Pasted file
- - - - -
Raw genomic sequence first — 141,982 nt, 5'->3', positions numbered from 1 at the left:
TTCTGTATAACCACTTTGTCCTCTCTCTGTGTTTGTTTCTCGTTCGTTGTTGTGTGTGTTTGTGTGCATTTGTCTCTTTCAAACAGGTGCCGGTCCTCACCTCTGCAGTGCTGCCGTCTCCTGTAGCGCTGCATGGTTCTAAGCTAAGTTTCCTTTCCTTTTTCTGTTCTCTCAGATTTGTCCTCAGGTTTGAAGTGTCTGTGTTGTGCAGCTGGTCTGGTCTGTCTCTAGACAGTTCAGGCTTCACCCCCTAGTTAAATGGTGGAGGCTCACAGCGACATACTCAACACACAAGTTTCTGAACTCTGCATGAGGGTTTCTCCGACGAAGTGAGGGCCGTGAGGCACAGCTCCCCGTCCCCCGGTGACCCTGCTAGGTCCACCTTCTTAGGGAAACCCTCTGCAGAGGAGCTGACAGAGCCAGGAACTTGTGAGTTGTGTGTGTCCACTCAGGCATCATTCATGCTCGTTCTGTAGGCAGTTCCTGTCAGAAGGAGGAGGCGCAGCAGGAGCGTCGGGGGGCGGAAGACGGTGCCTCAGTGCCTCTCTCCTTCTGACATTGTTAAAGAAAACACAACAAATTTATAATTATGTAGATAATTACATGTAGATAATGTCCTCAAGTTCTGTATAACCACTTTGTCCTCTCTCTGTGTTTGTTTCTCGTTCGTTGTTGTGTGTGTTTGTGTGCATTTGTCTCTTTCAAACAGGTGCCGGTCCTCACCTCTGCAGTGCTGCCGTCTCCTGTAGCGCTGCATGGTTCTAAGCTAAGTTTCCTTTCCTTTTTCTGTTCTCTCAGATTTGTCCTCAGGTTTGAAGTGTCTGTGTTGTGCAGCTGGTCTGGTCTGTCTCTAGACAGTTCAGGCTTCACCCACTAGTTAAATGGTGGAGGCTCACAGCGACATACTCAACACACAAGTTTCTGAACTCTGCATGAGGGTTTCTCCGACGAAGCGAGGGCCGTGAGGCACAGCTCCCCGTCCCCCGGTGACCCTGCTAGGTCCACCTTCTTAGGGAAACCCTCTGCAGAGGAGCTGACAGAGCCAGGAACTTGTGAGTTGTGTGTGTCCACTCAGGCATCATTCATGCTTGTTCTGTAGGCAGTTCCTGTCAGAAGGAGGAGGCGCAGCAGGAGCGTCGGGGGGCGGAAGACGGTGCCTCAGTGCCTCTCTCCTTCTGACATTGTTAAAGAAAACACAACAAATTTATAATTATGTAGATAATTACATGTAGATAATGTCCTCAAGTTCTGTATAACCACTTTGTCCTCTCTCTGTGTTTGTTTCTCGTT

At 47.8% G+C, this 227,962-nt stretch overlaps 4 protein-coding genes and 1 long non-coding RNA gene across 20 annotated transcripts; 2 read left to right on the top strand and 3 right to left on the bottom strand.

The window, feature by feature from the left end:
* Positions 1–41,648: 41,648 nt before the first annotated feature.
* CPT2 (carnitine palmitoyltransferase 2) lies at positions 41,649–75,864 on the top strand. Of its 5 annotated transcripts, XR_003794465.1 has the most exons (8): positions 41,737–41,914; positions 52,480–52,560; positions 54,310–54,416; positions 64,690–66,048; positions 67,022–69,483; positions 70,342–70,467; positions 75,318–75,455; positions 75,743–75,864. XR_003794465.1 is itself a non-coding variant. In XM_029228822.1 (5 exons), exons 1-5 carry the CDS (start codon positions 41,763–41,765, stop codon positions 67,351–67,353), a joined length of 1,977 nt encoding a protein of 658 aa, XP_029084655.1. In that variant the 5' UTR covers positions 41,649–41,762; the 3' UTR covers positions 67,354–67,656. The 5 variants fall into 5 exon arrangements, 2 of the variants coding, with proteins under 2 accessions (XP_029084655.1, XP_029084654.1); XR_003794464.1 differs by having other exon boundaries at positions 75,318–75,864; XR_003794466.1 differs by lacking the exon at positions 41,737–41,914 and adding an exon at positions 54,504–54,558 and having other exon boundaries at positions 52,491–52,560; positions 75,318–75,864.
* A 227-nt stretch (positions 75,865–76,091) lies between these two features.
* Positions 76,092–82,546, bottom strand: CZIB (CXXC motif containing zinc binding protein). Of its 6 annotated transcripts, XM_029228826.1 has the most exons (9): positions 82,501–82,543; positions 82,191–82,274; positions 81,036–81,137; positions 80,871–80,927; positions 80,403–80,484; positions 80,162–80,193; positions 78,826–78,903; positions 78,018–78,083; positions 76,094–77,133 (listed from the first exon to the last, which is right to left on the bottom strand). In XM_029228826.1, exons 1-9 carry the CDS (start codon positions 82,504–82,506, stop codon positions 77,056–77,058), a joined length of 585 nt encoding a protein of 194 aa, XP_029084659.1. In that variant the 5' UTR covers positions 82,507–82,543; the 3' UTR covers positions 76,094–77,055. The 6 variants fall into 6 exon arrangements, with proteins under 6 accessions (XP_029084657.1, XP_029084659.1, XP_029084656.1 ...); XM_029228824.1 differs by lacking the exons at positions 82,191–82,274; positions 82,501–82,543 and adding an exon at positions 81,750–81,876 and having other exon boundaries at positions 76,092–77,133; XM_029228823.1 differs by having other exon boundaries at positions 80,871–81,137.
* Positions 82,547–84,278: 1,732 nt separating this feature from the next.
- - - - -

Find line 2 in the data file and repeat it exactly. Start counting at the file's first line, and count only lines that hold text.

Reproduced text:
TTCTGTATAACCACTTTGTCCTCTCTCTGTGTTTGTTTCTCGTTCGTTGTTGTGTGTGTTTGTGTGCATTTGTCTCTTTCAAACAGGTGCCGGTCCTCACCTCTGCAGTGCTGCCGTCTCCTGTAGCGCTGCATGGTTCTAAGCTAAGTTTCCTTTCCTTTTTCTGTTCTCTCAGATTTGTCCTCAGGTTTGAAGTGTCTGTGTTGTGCAGCTGGTCTGGTCTGTCTCTAGACAGTTCAGGCTTCACCCCCTAGTTAAATGGTGGAGGCTCACAGCGACATACTCAACACACAAGTTTCTGAACTCTGCATGAGGGTTTCTCCGACGAAGTGAGGGCCGTGAGGCACAGCTCCCCGTCCCCCGGTGACCCTGCTAGGTCCACCTTCTTAGGGAAACCCTCTGCAGAGGAGCTGACAGAGCCAGGAACTTGTGAGTTGTGTGTGTCCACTCAGGCATCATTCATGCTCGTTCTGTAGGCAGTTCCTGTCAGAAGGAGGAGGCGCAGCAGGAGCGTCGGGGGGCGGAAGACGGTGCCTCAGTGCCTCTCTCCTTCTGACATTGTTAAAGAAAACACAACAAATTTATAATTATGTAGATAATTACATGTAGATAATGTCCTCAAGTTCTGTATAACCACTTTGTCCTCTCTCTGTGTTTGTTTCTCGTTCGTTGTTGTGTGTGTTTGTGTGCATTTGTCTCTTTCAAACAGGTGCCGGTCCTCACCTCTGCAGTGCTGCCGTCTCCTGTAGCGCTGCATGGTTCTAAGCTAAGTTTCCTTTCCTTTTTCTGTTCTCTCAGATTTGTCCTCAGGTTTGAAGTGTCTGTGTTGTGCAGCTGGTCTGGTCTGTCTCTAGACAGTTCAGGCTTCACCCACTAGTTAAATGGTGGAGGCTCACAGCGACATACTCAACACACAAGTTTCTGAACTCTGCATGAGGGTTTCTCCGACGAAGCGAGGGCCGTGAGGCACAGCTCCCCGTCCCCCGGTGACCCTGCTAGGTCCACCTTCTTAGGGAAACCCTCTGCAGAGGAGCTGACAGAGCCAGGAACTTGTGAGTTGTGTGTGTCCACTCAGGCATCATTCATGCTTGTTCTGTAGGCAGTTCCTGTCAGAAGGAGGAGGCGCAGCAGGAGCGTCGGGGGGCGGAAGACGGTGCCTCAGTGCCTCTCTCCTTCTGACATTGTTAAAGAAAACACAACAAATTTATAATTATGTAGATAATTACATGTAGATAATGTCCTCAAGTTCTGTATAACCACTTTGTCCTCTCTCTGTGTTTGTTTCTCGTT